If already exists a program that it does what you want, you avoid a lot of work using it.
For example you may write in rebol a GUI for a command line program to see a video:
call "vlc --no-osd myvideo.avi"
Sometime you don't need to launch a big external program, you just need some feature of the external program, so probably you want to use a library. A library is like an external software, but very tiny and for just some purpose. Using a library it's quickly than a normal external software. An external library on windows usually ends with .dll extension, on Linux with .so. The following guide will use a windows DLL, but it's totally the same on Linux and Mac.
First of all you have to load the library and giving it a name, for example "lib":
lib: load/library %libwmp3.dll
now lib is a rebol library and you can interact with it using the routine!. A Library expects a command, that is case sensitive, and returns a status or an error. Let's see an example:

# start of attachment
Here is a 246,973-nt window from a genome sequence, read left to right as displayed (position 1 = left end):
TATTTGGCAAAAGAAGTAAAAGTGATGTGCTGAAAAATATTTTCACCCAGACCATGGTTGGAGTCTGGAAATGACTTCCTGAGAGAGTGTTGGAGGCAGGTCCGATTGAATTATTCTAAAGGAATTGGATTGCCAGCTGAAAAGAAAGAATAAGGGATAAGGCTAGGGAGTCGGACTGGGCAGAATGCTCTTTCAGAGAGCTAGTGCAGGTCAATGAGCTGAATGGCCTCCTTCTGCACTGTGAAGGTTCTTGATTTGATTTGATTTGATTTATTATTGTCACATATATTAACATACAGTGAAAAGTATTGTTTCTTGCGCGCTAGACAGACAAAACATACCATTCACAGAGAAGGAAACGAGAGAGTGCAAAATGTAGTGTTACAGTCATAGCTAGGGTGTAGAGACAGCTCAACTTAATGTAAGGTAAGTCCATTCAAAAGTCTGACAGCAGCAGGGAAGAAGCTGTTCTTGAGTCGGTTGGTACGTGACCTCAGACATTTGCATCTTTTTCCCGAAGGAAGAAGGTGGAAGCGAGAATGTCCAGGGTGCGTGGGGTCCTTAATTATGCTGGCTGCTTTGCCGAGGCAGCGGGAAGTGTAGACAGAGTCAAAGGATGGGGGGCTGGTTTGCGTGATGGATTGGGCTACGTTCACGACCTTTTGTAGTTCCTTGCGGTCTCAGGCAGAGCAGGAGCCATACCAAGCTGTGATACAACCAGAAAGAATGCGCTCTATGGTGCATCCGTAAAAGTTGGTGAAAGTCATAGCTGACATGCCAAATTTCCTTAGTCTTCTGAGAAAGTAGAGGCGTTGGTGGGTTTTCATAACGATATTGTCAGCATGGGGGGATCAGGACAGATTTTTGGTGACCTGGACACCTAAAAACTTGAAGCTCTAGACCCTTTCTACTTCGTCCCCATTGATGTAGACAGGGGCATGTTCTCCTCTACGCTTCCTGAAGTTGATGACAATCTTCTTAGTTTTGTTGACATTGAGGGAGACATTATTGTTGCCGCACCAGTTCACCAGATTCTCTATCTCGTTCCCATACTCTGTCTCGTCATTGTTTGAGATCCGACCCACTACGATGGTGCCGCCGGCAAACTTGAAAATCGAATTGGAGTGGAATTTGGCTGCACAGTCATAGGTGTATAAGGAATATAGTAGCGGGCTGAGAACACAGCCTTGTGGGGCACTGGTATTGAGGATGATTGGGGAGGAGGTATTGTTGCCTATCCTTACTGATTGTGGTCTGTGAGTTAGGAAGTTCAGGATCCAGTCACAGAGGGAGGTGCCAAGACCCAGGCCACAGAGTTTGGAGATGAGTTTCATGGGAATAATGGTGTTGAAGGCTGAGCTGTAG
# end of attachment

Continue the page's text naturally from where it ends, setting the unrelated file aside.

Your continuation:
Mp3_SetVolume: make routine! [
] lib "Mp3_SetVolume"
The Mp3_SetVolume routine can now be used to set sound volume, you may use it this way:
Mp3_SetVolume myinitialized 100 100
as you see we launch the routine with all parameters declared: initialized resource, left volume, right volume. It returns 0 or 1 if all went ok or not.
You have to read library documentation to know which routines are available and what parameters they want.
Now I implemented a MP3 player using a Nick Antonaccio script, turn up the volume to listen it well:
here is the source: